Why Did We Speed More In Last 12 Months?

Tue 30th Mar 2021

Empty lockdown roads across the UK may have contributed to more cases of drivers breaking the speed limit according to new research.

Data published by Confused following a Freedom of Information request has found that there were 2.2million drivers caught speeding in 2020, equivalent to 6,000 offences a day. While these figures are less the previous year’s data, this has to be taken in the context that traffic levels across much of the country fell by 80 per cent during the first lockdown last year.

Speeding offences dropped in the first full month of lockdown in April 2020, with 84,452 drivers caught exceeding speed limits, but the speed-demons were out in force one month later with 165,609 punished, and the figures continued to rise over the summer with 225,297 offences in July.

The extent of the problem is reflected by the fact that two police forces recorded cars travelling at almost 100mph over the national speed limit. The Metropolitan Police on the M1 and Humberside Police on the M62 both caught offenders recording a speed of 163mph.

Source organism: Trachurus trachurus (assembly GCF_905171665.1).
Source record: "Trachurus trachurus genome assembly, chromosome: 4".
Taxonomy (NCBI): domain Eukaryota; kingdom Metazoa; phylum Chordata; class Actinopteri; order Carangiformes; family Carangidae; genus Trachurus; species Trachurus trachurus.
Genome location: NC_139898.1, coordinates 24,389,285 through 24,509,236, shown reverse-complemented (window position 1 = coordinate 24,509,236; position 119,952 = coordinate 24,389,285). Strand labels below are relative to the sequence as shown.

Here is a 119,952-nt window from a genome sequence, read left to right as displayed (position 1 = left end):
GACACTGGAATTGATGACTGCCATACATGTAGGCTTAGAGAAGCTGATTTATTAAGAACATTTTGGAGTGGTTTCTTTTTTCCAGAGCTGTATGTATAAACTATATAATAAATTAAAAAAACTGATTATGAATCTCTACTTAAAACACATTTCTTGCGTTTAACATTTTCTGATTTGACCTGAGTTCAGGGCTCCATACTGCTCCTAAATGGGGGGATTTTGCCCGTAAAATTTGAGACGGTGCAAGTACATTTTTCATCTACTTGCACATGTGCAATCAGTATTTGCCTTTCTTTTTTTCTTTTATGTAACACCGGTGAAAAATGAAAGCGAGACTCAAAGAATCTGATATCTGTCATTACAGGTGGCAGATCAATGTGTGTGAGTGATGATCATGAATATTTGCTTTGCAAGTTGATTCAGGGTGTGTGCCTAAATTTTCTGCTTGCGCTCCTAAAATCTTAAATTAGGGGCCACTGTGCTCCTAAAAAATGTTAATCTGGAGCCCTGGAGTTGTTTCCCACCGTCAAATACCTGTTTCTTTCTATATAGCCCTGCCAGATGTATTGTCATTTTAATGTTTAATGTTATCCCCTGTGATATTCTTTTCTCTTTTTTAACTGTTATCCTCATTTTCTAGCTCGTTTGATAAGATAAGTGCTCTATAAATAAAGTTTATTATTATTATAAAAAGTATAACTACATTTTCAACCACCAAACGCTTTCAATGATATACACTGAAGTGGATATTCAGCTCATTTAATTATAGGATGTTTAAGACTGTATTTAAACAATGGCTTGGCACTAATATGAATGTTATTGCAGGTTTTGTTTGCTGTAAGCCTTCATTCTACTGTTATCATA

While the minimum punishment for speeding drivers is a £100 fine, a change in the law in 2017 could see the worst offenders having to pay 175 per cent of their weekly salary in fines - a move clearly aimed at those who believe they can pay to speed.

The Confused research found that 79 per cent of motorists admit to breaking the speed limit, though 54 per cent claim they didn’t realise they were doing, while 28 per cent said they did it to overtake another car. 

“It's worrying to think that many people took advantage of quieter roads during lockdown to ramp up the speed. Speed limits are in place for a reason – to keep road users and pedestrians safe,” said Alex Kindred, at Confused.

“If you're caught speeding, you could be paying out up to 175 per cent of your weekly income – this could be up to £1,000 for some drivers, or £2,500 on a motorway. But it is confusing to work out the penalty with the rules changing depending on the severity of the offence. Stick to the limit and avoid a hefty fine.”